As Syria burns, Bashar al-Assad and his wife, Asma al-Assad, are living opulently behind palace walls
The Guardian –Syrian activists have been gunned down, families massacred and revolution is still rocking Syria, but leaked emails apparently show the country’s president and his wife living an opulent lifestyle. Some of the emails highlight President Bashar al-Assad as a fan of America’s Got Talent, and U.S. country singer Blake Shelton. Asma al-Assad appears to be an avid shopper.
From June last year to February 2012 about 3,000 al-Assad’s emails were intercepted by members of the opposition group the Supreme Council of the Revolution. They were apparently downloaded from private accounts that belong to Mr. Assad and his wife and passed to Britain’s Guardian newspaper. The emails give insight to the regimes handling of the bloody crackdown that international observers estimate has claimed the lives of more than 8,000 civilians in Syria, many of them children.
Most interesting, one email obtained by the Guardian document the fact that Bashar al-Assad took advice from Iran on how to put down the uprising against his rule. Another email suggests that Bashar al-Assad was briefed in detail about the presence of western media in the Baba Amr district of Homs, the same place two western journalists were killed earlier this year. According to the Guardian, the president was also urged to “tighten the security grip” on the opposition-held city in November. Ahead of a speech Mr. Assad delivered in December his Iranian media consultant prepared a long list of themes, reporting that the advice was based on “consultations with a good number of people in addition to the media and political adviser for the Iranian ambassador.” He was urged to use “powerful and violent” language in a bid to appear strong and to leak details of military strength to intimidate any challenges.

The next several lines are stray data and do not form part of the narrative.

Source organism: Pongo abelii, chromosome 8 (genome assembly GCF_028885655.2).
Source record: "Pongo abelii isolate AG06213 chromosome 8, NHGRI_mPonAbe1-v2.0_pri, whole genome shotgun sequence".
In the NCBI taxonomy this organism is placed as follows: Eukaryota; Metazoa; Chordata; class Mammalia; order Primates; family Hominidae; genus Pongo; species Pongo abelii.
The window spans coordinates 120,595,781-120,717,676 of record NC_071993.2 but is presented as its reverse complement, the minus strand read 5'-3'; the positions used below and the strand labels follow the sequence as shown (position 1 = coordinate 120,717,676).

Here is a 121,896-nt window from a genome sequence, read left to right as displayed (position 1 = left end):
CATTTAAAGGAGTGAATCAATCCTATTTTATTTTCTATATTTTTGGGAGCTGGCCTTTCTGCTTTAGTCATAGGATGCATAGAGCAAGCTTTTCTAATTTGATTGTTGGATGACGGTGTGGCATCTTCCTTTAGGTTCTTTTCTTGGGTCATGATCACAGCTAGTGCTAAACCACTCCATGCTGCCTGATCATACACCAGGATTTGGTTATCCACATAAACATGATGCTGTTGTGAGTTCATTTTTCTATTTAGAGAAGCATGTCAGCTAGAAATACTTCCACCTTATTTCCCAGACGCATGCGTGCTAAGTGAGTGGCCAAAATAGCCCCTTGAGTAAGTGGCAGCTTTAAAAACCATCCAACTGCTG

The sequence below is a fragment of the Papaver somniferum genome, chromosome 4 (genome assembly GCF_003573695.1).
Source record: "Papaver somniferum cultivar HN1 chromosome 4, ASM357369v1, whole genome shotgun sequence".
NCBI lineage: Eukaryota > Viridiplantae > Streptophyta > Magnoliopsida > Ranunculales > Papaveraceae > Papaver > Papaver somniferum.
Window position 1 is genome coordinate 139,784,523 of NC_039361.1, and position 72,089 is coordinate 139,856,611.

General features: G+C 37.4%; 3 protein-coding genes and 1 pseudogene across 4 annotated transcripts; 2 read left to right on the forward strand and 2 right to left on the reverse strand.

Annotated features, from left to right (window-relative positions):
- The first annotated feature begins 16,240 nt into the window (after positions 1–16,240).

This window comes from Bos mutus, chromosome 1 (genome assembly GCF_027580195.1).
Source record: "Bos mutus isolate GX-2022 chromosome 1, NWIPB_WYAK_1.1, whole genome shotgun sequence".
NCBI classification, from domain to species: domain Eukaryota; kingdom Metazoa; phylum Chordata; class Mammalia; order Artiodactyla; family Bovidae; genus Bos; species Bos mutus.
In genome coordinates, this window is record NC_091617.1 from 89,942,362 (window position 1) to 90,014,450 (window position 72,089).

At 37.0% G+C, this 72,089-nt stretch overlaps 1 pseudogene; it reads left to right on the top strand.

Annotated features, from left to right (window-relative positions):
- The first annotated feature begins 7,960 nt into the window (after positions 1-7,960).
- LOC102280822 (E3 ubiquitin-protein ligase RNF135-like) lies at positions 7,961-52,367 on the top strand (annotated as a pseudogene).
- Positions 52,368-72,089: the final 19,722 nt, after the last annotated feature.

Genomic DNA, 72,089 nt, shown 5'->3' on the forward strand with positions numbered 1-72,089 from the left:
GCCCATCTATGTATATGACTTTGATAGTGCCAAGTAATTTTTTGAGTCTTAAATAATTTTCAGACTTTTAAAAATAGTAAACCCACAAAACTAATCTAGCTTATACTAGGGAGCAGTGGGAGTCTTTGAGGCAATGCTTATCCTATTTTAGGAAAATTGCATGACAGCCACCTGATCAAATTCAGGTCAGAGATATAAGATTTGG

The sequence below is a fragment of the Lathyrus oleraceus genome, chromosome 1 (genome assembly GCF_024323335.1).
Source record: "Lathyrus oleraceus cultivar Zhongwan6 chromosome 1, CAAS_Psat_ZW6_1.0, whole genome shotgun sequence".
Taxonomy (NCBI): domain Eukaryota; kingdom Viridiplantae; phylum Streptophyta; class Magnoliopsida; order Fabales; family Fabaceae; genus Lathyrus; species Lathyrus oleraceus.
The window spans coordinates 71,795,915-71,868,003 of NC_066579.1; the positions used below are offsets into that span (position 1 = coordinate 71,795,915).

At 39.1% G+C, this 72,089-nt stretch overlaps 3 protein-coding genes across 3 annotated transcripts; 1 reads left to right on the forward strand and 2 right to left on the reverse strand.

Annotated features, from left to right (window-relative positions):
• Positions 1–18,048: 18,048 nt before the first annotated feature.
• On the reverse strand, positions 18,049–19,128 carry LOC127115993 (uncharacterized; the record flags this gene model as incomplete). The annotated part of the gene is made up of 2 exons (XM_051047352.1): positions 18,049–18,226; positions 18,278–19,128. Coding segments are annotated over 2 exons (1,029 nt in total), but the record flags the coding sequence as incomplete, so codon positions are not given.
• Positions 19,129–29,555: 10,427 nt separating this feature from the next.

The Guardian said it had made extensive efforts to authenticate the emails by checking their contents against established facts and contacting 10 individuals whose correspondence appears in the cache. ”These checks suggest the messages are genuine, but it has not been possible to verify every one, “the Guardian said.